I cover the Board of Education for the town I live in--Summit, NJ. Last year, there were some exciting topics, like whether or not to change kindergarten from a half to a full-day program, and the discovery of hate graffiti in the bathrooms at the high school and middle school.
These meetings were long and lively, and the articles on them were shared widely on social media. They had lots of engaging comments; the education beat was interesting.
This year, there is a bit less excitement. Standardized testing results? Buy or lease new district vehicles? Should the high school roof be repaired? People are kind of glazing over. Heck, it's so boring that I have a tough time going back and editing my own writing.
But what is interesting is that in addition to covering the schools for the local on-line news site, I also write a column for them. That is called "Melodrama"--I do like that name! So far, I have written five columns that reflect whatever I am feeling at the moment. Folksy. Friendly. Opinionated. (They are all linked there, so let me know what you think.)
I also do the marketing for a professional theatre company in town. For them, my writing is more sales oriented, as I am trying to help them find local businesses to take out ads in the program that is distributed at the shows, find groups to host events at the theatre, and just get more butts in seats.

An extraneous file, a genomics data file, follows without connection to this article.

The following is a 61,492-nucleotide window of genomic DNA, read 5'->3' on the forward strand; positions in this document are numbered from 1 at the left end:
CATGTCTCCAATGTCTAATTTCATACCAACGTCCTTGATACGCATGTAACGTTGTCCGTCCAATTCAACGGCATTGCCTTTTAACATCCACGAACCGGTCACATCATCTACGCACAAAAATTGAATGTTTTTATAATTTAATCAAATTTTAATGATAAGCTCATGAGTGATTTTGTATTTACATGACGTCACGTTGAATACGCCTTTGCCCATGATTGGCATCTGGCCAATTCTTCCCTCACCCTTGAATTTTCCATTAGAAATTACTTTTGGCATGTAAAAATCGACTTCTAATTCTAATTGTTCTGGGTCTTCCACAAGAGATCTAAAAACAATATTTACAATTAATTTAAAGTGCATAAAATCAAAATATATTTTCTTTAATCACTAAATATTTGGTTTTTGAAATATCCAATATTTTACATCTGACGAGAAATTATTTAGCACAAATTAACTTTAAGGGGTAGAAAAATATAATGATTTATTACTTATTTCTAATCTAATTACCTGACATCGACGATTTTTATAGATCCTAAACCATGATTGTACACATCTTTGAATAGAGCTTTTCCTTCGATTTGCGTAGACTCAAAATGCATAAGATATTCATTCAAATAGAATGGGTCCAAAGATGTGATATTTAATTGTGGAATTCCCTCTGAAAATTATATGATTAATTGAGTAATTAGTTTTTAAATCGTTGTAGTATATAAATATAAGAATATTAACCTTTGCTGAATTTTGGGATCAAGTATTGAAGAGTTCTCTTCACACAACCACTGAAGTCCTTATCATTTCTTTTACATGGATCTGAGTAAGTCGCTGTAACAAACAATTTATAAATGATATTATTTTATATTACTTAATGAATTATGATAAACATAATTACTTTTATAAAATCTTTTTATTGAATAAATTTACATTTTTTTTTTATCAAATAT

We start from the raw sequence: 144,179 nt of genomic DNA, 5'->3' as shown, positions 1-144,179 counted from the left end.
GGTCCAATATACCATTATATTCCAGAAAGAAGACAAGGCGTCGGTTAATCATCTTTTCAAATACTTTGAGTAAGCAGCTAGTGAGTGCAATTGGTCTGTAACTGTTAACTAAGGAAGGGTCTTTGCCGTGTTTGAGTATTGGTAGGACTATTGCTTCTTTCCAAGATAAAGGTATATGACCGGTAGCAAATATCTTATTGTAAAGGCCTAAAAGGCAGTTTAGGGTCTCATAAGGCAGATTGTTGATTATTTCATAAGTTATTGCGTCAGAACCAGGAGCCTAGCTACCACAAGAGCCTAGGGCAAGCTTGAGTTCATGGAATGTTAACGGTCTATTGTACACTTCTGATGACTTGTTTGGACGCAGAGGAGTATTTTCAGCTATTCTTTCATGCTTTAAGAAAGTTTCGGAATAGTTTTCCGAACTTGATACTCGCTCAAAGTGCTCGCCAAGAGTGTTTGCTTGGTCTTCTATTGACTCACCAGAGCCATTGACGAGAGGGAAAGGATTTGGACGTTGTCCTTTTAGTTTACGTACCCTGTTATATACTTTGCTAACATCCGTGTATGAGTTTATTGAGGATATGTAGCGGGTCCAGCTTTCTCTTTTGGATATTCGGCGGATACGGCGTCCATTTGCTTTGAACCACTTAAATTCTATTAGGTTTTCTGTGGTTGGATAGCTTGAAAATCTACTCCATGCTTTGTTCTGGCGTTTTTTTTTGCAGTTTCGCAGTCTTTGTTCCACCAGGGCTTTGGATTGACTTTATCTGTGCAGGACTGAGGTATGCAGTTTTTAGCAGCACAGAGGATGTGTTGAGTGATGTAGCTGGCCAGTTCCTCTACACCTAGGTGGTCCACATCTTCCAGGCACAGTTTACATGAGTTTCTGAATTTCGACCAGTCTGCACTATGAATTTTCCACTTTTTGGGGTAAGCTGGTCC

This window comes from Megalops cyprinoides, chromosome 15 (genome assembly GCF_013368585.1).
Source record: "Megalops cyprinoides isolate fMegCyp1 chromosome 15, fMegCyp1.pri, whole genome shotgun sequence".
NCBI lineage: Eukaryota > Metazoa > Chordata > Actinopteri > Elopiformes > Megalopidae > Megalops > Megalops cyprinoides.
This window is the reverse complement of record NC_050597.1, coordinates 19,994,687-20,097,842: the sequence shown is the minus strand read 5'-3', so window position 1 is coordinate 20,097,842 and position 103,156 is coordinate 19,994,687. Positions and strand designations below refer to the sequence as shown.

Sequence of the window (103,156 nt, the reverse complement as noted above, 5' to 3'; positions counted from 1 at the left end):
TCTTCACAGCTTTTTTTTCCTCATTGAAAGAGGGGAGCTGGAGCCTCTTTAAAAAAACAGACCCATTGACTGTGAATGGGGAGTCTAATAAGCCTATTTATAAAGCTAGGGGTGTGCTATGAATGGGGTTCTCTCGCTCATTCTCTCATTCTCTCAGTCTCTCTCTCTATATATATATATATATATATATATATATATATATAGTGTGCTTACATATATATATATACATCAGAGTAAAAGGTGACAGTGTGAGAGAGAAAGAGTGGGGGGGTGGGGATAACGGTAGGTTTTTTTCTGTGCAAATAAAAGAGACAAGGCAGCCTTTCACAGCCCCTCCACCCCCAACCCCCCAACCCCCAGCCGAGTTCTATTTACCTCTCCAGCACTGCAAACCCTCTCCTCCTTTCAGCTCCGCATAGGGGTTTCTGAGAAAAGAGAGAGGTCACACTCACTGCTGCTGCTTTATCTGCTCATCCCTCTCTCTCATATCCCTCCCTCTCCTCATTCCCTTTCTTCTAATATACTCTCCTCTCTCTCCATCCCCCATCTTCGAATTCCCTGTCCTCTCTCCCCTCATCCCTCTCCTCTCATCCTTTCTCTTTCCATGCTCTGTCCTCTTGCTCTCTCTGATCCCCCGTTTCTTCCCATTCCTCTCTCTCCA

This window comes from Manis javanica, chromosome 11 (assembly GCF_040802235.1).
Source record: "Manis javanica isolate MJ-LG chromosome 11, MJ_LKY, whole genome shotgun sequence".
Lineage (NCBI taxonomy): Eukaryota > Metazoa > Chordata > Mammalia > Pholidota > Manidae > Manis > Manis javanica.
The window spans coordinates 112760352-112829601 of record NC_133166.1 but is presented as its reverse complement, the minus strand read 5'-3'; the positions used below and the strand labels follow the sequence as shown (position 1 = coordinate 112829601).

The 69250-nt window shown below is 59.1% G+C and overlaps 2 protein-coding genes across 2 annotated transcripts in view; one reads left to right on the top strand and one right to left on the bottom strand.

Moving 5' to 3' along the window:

The style of writing for the theatre marketing differs from the columns, and again is different from that of the Board of Ed stories.
Do your web site, brochures, sales letters, and other marketing materials have a need for "salesy," "informative," or "opinionated" material? My bet is that you would have a need for all three styles.
If you remember back to your English writing class days, these are called persuasive, expository, and narrative styles of writing.
Your business messages need to be delivered to the right people at the right time in the right style to ensure that you are delivering the correct message.